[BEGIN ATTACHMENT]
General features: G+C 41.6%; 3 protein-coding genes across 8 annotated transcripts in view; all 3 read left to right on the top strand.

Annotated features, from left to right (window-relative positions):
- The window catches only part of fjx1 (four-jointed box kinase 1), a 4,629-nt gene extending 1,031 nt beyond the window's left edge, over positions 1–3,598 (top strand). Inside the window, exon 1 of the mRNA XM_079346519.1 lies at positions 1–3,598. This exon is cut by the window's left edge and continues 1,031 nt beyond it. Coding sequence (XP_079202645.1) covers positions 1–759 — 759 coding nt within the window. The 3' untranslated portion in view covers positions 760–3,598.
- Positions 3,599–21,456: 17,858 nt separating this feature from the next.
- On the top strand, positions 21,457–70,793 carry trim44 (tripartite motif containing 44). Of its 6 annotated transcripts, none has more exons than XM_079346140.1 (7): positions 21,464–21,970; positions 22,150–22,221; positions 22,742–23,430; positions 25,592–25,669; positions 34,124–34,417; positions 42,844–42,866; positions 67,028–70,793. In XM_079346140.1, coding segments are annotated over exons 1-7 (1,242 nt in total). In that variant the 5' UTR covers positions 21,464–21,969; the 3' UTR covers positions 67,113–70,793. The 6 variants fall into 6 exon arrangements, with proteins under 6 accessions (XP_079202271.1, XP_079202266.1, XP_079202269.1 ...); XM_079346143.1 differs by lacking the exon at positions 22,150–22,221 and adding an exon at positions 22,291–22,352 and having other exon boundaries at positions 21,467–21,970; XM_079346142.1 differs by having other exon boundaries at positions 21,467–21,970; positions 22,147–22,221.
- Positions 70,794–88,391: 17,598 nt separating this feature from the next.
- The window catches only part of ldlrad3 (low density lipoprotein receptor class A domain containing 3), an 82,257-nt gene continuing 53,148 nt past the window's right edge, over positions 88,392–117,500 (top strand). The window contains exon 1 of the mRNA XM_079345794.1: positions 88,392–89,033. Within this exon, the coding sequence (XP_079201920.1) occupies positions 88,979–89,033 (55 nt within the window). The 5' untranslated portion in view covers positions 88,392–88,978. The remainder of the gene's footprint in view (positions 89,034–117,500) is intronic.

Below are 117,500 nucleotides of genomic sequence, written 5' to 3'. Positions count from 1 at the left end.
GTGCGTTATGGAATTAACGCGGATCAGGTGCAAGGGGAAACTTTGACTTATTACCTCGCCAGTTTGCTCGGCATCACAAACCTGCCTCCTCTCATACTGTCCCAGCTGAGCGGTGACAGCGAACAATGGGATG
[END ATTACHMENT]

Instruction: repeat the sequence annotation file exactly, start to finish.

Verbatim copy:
General features: G+C 41.6%; 3 protein-coding genes across 8 annotated transcripts in view; all 3 read left to right on the top strand.

Annotated features, from left to right (window-relative positions):
- The window catches only part of fjx1 (four-jointed box kinase 1), a 4,629-nt gene extending 1,031 nt beyond the window's left edge, over positions 1–3,598 (top strand). Inside the window, exon 1 of the mRNA XM_079346519.1 lies at positions 1–3,598. This exon is cut by the window's left edge and continues 1,031 nt beyond it. Coding sequence (XP_079202645.1) covers positions 1–759 — 759 coding nt within the window. The 3' untranslated portion in view covers positions 760–3,598.
- Positions 3,599–21,456: 17,858 nt separating this feature from the next.
- On the top strand, positions 21,457–70,793 carry trim44 (tripartite motif containing 44). Of its 6 annotated transcripts, none has more exons than XM_079346140.1 (7): positions 21,464–21,970; positions 22,150–22,221; positions 22,742–23,430; positions 25,592–25,669; positions 34,124–34,417; positions 42,844–42,866; positions 67,028–70,793. In XM_079346140.1, coding segments are annotated over exons 1-7 (1,242 nt in total). In that variant the 5' UTR covers positions 21,464–21,969; the 3' UTR covers positions 67,113–70,793. The 6 variants fall into 6 exon arrangements, with proteins under 6 accessions (XP_079202271.1, XP_079202266.1, XP_079202269.1 ...); XM_079346143.1 differs by lacking the exon at positions 22,150–22,221 and adding an exon at positions 22,291–22,352 and having other exon boundaries at positions 21,467–21,970; XM_079346142.1 differs by having other exon boundaries at positions 21,467–21,970; positions 22,147–22,221.
- Positions 70,794–88,391: 17,598 nt separating this feature from the next.
- The window catches only part of ldlrad3 (low density lipoprotein receptor class A domain containing 3), an 82,257-nt gene continuing 53,148 nt past the window's right edge, over positions 88,392–117,500 (top strand). The window contains exon 1 of the mRNA XM_079345794.1: positions 88,392–89,033. Within this exon, the coding sequence (XP_079201920.1) occupies positions 88,979–89,033 (55 nt within the window). The 5' untranslated portion in view covers positions 88,392–88,978. The remainder of the gene's footprint in view (positions 89,034–117,500) is intronic.

Below are 117,500 nucleotides of genomic sequence, written 5' to 3'. Positions count from 1 at the left end.
GTGCGTTATGGAATTAACGCGGATCAGGTGCAAGGGGAAACTTTGACTTATTACCTCGCCAGTTTGCTCGGCATCACAAACCTGCCTCCTCTCATACTGTCCCAGCTGAGCGGTGACAGCGAACAATGGGATG